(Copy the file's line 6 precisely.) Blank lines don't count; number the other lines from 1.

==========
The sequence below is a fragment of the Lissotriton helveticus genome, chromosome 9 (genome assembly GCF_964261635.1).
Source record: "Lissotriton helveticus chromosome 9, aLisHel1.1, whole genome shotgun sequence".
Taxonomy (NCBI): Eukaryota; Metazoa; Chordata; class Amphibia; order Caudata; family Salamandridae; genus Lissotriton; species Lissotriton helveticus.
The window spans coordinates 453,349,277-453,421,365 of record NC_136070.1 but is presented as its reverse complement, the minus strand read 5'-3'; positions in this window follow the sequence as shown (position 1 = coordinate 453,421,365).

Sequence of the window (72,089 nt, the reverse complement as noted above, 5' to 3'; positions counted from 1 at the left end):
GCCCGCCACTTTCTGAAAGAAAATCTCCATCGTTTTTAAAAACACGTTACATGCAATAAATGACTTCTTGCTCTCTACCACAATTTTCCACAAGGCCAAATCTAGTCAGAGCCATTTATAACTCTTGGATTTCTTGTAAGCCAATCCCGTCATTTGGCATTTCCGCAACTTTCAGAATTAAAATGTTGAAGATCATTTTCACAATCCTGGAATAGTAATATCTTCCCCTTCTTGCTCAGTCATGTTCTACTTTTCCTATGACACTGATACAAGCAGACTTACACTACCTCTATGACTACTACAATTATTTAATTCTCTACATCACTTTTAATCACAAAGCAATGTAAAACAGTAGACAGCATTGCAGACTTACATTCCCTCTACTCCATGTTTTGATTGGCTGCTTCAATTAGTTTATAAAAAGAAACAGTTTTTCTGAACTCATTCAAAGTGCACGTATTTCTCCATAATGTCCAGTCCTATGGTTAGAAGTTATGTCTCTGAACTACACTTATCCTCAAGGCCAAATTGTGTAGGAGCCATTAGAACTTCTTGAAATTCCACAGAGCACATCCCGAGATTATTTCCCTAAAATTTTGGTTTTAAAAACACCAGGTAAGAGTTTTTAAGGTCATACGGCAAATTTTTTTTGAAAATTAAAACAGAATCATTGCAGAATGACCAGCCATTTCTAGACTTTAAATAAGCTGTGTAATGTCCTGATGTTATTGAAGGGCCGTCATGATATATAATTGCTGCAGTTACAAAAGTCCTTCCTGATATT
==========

GCCCGCCACTTTCTGAAAGAAAATCTCCATCGTTTTTAAAAACACGTTACATGCAATAAATGACTTCTTGCTCTCTACCACAATTTTCCACAAGGCCAAATCTAGTCAGAGCCATTTATAACTCTTGGATTTCTTGTAAGCCAATCCCGTCATTTGGCATTTCCGCAACTTTCAGAATTAAAATGTTGAAGATCATTTTCACAATCCTGGAATAGTAATATCTTCCCCTTCTTGCTCAGTCATGTTCTACTTTTCCTATGACACTGATACAAGCAGACTTACACTACCTCTATGACTACTACAATTATTTAATTCTCTACATCACTTTTAATCACAAAGCAATGTAAAACAGTAGACAGCATTGCAGACTTACATTCCCTCTACTCCATGTTTTGATTGGCTGCTTCAATTAGTTTATAAAAAGAAACAGTTTTTCTGAACTCATTCAAAGTGCACGTATTTCTCCATAATGTCCAGTCCTATGGTTAGAAGTTATGTCTCTGAACTACACTTATCCTCAAGGCCAAATTGTGTAGGAGCCATTAGAACTTCTTGAAATTCCACAGAGCACATCCCGAGATTATTTCCCTAAAATTTTGGTTTTAAAAACACCAGGTAAGAGTTTTTAAGGTCATACGGCAAATTTTTTTTGAAAATTAAAACAGAATCATTGCAGAATGACCAGCCATTTCTAGACTTTAAATAAGCTGTGTAATGTCCTGATGTTATTGAAGGGCCGTCATGATATATAATTGCTGCAGTTACAAAAGTCCTTCCTGATATT